© Chicken Coop Chatter
November 18, 2014 : As published at http://www.backyardpoultrymag.com/odd-eggscauses-remedies/
Odd-shaped eggs are not uncommon, and when we understand how the eggs are formed, it makes sense why there are times we may see a wrinkled, misshapen egg or one that is bumpy or warty looking.
If we were to dissect a hen, we would find the ovary. Within the ovary there are nodules. Those nodules are actually eggs in various stages of development. The photograph shows some of those eggs that were forming when the hen was processed. There is no albumen (white of the egg) and no shell on these developing eggs. The albumen and shell forms 24 to 26 hours before an egg is laid. This is why a hen can never lay more than one egg a day. But an unformed egg may get dislodged and laid along with the daily egg. Or an egg that is still developing can become part of the egg that is being laid, and you may find an egg within an egg. You may also find a multiple yolk egg.
As an egg is being formed, a hen may be stressed or strain when laying, at which time you may find blood inside the egg. This doesn’t alter the edibility of the egg, and can easily be lifted off with the tine of a fork.
A nubby or warty egg is the result of calcium deposits on the egg shell. Calcium is not easily absorbed into the body by humans or chickens, and will at times form on the egg shell as it is being developed. With a good well-balanced layer feed this is less apt to happen. However, it is nothing to be alarmed about and if it continues you can provide supplemental vitamin D to help with absorption.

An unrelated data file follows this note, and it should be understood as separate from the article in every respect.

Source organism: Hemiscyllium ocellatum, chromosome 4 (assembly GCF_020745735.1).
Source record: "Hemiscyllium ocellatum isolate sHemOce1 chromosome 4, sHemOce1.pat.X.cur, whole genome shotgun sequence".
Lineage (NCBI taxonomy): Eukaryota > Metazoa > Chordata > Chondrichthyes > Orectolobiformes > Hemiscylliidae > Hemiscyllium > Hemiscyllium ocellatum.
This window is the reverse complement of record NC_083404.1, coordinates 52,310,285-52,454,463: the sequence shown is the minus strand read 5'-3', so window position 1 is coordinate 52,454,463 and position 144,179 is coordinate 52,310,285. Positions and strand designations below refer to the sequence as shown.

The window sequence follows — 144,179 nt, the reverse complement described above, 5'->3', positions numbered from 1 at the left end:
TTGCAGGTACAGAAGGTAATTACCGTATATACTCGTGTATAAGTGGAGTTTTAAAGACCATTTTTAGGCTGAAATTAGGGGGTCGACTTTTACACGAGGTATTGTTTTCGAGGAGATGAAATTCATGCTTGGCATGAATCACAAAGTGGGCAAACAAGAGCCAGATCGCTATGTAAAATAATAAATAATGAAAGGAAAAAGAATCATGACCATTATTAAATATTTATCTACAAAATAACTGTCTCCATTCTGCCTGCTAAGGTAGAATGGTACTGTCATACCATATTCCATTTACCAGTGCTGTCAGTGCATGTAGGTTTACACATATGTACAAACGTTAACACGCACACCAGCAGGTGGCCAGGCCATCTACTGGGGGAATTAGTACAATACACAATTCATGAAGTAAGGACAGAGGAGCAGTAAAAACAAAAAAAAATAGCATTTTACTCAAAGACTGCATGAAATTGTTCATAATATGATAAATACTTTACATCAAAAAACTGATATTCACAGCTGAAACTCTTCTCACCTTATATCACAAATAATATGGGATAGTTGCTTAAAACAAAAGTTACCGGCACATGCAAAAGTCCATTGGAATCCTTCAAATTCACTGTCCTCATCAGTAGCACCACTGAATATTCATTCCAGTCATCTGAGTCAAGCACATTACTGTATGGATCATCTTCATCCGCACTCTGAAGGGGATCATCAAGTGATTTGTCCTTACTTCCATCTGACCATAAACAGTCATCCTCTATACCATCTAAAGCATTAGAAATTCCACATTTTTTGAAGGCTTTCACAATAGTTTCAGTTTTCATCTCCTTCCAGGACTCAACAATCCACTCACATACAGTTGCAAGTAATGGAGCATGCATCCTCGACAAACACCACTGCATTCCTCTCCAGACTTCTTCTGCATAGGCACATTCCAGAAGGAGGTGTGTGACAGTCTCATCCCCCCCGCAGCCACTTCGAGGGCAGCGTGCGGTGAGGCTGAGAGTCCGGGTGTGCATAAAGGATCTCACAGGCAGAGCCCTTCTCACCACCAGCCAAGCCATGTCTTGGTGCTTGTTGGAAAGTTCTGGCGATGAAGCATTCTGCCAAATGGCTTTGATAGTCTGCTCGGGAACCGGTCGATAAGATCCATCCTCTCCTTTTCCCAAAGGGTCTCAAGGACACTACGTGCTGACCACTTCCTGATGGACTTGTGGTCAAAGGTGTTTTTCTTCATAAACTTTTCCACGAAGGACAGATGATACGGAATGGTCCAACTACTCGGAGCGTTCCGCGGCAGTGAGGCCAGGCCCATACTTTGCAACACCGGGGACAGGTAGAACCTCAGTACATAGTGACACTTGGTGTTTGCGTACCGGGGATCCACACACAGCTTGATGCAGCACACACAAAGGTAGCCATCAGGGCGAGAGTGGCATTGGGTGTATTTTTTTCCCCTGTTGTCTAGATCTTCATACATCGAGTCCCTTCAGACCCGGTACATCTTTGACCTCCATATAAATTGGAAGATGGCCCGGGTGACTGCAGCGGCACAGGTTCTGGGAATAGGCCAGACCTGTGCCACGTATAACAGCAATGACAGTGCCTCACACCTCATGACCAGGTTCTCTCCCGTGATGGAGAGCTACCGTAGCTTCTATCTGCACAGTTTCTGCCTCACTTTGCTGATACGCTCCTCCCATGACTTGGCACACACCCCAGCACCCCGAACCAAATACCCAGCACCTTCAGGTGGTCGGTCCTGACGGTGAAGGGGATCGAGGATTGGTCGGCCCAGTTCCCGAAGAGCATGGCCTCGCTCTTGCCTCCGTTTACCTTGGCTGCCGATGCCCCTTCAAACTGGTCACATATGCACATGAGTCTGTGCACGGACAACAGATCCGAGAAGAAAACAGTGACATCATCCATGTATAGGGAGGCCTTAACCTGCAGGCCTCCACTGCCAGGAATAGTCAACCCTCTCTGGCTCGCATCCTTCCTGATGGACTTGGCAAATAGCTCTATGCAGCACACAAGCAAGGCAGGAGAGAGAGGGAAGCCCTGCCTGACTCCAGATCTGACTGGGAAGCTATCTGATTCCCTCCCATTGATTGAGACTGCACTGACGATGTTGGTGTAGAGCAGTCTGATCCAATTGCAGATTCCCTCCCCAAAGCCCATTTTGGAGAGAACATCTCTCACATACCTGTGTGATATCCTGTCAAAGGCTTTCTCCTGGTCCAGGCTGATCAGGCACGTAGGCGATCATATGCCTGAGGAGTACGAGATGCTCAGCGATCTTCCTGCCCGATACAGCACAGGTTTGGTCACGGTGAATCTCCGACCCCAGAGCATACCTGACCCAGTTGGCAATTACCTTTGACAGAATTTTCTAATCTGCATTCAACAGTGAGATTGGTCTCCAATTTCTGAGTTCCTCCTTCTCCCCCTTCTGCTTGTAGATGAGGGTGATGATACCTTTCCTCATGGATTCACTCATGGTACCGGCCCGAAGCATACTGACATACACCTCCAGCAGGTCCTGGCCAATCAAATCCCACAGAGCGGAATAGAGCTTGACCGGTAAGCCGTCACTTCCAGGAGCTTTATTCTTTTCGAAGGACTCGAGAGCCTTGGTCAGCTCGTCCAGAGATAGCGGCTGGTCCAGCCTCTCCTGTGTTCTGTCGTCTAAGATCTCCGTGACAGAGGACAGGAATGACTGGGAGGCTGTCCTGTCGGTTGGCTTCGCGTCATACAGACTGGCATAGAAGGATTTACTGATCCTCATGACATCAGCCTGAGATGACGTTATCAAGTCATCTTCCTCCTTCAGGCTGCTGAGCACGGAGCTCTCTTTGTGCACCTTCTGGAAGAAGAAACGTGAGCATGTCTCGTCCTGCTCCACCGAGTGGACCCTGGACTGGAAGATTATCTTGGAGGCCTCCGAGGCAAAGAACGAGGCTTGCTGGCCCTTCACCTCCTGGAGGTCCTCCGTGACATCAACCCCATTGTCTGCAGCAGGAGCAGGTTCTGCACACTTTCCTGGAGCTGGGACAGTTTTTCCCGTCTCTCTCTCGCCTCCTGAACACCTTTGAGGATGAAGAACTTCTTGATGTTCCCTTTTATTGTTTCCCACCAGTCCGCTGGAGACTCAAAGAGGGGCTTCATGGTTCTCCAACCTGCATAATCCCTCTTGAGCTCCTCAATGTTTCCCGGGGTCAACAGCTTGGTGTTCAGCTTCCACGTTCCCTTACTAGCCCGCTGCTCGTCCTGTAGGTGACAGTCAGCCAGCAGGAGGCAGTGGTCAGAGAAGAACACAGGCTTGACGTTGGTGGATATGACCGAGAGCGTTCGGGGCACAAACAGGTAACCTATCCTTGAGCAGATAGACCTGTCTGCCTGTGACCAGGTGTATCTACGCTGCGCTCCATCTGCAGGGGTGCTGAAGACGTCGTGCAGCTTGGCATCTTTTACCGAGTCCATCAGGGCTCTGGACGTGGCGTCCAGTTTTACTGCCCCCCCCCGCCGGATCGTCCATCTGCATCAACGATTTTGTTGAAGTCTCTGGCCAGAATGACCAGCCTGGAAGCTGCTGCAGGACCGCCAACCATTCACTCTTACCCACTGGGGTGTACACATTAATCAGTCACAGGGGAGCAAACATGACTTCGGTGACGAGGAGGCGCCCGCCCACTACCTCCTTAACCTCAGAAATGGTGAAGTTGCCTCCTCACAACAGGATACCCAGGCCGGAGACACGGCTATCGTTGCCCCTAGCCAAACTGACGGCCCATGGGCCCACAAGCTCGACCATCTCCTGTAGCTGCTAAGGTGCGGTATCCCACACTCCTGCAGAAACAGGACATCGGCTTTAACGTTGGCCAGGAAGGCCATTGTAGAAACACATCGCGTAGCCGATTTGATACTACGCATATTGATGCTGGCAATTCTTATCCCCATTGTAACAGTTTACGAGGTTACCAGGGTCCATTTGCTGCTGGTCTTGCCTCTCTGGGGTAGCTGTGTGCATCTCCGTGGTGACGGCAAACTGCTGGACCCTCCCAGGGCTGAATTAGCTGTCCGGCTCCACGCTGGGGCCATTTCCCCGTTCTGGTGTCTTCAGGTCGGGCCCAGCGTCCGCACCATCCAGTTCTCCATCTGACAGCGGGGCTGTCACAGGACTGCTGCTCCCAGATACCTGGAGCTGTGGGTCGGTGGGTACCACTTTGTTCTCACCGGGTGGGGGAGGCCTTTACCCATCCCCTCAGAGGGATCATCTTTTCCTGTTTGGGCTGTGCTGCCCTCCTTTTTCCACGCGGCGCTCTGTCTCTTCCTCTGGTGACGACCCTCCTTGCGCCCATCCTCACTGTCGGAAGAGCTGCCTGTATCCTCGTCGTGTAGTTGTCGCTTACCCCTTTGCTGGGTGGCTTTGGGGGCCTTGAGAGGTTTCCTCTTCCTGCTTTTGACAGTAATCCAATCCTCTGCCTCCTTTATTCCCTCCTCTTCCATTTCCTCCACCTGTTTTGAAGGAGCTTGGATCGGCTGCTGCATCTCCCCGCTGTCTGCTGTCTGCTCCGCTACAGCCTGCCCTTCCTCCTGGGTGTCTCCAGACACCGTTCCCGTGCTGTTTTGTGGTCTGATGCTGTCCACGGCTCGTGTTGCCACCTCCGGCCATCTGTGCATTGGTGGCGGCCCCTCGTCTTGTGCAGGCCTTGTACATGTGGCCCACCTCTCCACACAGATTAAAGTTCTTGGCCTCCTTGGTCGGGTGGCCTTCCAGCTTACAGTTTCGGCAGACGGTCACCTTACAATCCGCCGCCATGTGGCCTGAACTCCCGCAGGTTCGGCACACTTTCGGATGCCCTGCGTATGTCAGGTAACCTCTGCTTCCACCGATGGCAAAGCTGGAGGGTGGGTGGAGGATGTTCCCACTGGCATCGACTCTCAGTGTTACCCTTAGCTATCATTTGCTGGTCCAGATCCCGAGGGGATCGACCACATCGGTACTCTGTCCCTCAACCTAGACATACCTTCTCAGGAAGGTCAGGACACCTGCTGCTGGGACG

A wrinkled or misshapen egg happens during development of the egg. This may be caused by stress or strainor because it’s a new laying pullet.
A tiny egg is typically laid by a retiring hen or new laying pullet. If she’s a full-sized breed pullet, those eggs will get larger as she develops more. Those eggs often have no yolk and are called wind eggs.
A very large egg may be laid by any size hen and typically that egg has multiple yolks. If the egg is extremely large, keep an eye on that hen to make sure she has not developed a vent gleet or prolapsed vent, and if you see any inflammation, odd looking vent or bleeding, you must treat that or risk losing that hen. It must be noted that some hens are prone to vent issues. If you have one with a chronic problem, it is best to cull her from the flock.
At times there may be a soft-shelled egg, or even an egg without a shell, this usually means your hens need more calcium in their diet. An easy way to add calcium is to boil some eggs, reserve that water, allow it to cool and give that back to the chickens as part of their daily water ration. That water is rich in calcium and easy to administer to your flock. Also, provide self-serve calcium in the form of crushed egg shells or oyster shells. With a good layer feed, there should be a proper balance in all nutrients including calcium, so above all do not scrimp on your laying feed or at least make sure you provide supplements so the chickens are getting all the vitamins and nutrients they need.
As with all things in nature, there are times when what we imagine as perfect is altered by some other factor. There is generally nothing to be alarmed about and the oddities are simple ways for nature to keep us alert to our environment.
Thank you to Elizabeth C. for providing the photo for the developing eggs from the ovary. Thank you to Ann I for providing the dark yolk photo and thank you to Meaghan P for providing the double shelless egg photos.
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